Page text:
conscience. While our justices may be great mathematicians and social scientists, it is not for the Court to quantify the wisdom of our laws, lest this result to judicial
activism.
G.R. No. 180016
April 29, 2014

Lito Corpuz, petitioner


Vs.
People of the Philippines, respondent
ISSUE

Whether or not there is a perceived injustice brought about by the range of penalties (excessive fines) that the courts continue to impose against property
committed today – specially in estafa.

RULING

Petition to review on Certiorati petitioned by Lito Corpuz is DENIED.

The Court affirmed with modification the decision of RTC and Court of Appeals finding the petitioner guilty beyond reasonable doubt of the crime of Estafa under
Article 315, paragraph 1, sub-paragraph (b) of the RPC. The Court affirmed with Modification that the penalty imposed is the indeterminate penalty of
imprisonment ranging from 3 years, 2 months and 11 days of prison correccional, as minimum, and 15 years of reclusion temporal as maximum.

FACTS

 Facts according to private complainant:


o According to private complainant Danilo Tongcoy, he and the petitioner (Corpuz) met at the Admiral Royale Casino is Olongapo City sometime in
1990.
o Private complainant (Tongcoy) was then engaged in a business of lending money to casino players and petitioner (Corpuz) heared that Tongcoy
had some jewelries for sale.
o Corpuz approached Tongcoy on May 2, 1991 and offered to sell the said jewelries on a commission basis.
o Tongcoy agreed and turned over to the petitioner the following items with a total value of 98,000 pesos:
 18k diamond ring for men (45,000 pesos)
 woman’s bracelet (12,000 pesos)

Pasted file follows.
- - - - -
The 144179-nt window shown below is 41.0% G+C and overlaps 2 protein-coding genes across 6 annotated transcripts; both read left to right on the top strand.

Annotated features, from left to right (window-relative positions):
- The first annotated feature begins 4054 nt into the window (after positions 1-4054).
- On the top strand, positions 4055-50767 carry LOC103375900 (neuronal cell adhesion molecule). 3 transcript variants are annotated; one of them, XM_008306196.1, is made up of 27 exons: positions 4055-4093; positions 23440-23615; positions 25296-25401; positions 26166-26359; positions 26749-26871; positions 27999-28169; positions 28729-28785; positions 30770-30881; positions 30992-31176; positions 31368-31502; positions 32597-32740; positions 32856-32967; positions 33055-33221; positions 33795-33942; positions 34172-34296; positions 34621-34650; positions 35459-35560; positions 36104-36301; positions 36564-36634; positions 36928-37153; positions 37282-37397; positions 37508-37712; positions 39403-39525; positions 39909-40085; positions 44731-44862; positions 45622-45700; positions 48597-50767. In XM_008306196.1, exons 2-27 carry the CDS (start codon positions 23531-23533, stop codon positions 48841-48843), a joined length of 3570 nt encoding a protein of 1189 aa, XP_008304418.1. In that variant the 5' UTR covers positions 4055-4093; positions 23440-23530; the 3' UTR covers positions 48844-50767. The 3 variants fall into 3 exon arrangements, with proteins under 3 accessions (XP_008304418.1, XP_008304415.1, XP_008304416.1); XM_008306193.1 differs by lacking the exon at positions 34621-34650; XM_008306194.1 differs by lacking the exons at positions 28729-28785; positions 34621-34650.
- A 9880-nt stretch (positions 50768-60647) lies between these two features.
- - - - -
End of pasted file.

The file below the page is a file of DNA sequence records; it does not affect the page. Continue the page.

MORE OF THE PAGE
 1 men’s necklace (*price not indicated in case but it’s 16,000 pesos)
 men’s bracelet (25,000 pesos)
o According to Tongcoy, Corpuz signed a receipt. And they both agreed that the petitioner shall remit the proceed of the sale and/or, if unsold to
return the same items, within a period of 60 days.
o The period expired without the petitioner remitting the proceeds of sale or returning the unsold jewelries.
o Private complainant was able to meet the petitioner, and the latter promised that he will pay for the value of items entrusted to him. (But to no
avail)
o Private complainant then filed against petitioner the crime of estafa.
 Petitioner Corpuz entered a plea of not guilty. Trial in the merits ensued.
 Defense presented the lone testimony of the petitioner.
o Petitioner and private complainant were collecting agents of Antonio Balajadia, who is engaged in loaning business
o Petitioner denied having transacted any business with private complainant.
o Petitioner admitted of obtaining a loan from Balajadia for which he signed a black receipt.
o Petitioner claimed that the same receipt then dated May 2, 1991 was used as evidence against him for the supposed agreement to sell the
jewelries, which he never saw.
 RTC found petitioner guilty beyond reasonable doubt of the Estafa under Article 315, paragraph 1, subparagraph b of the RPC. (ruling: 4 years and 2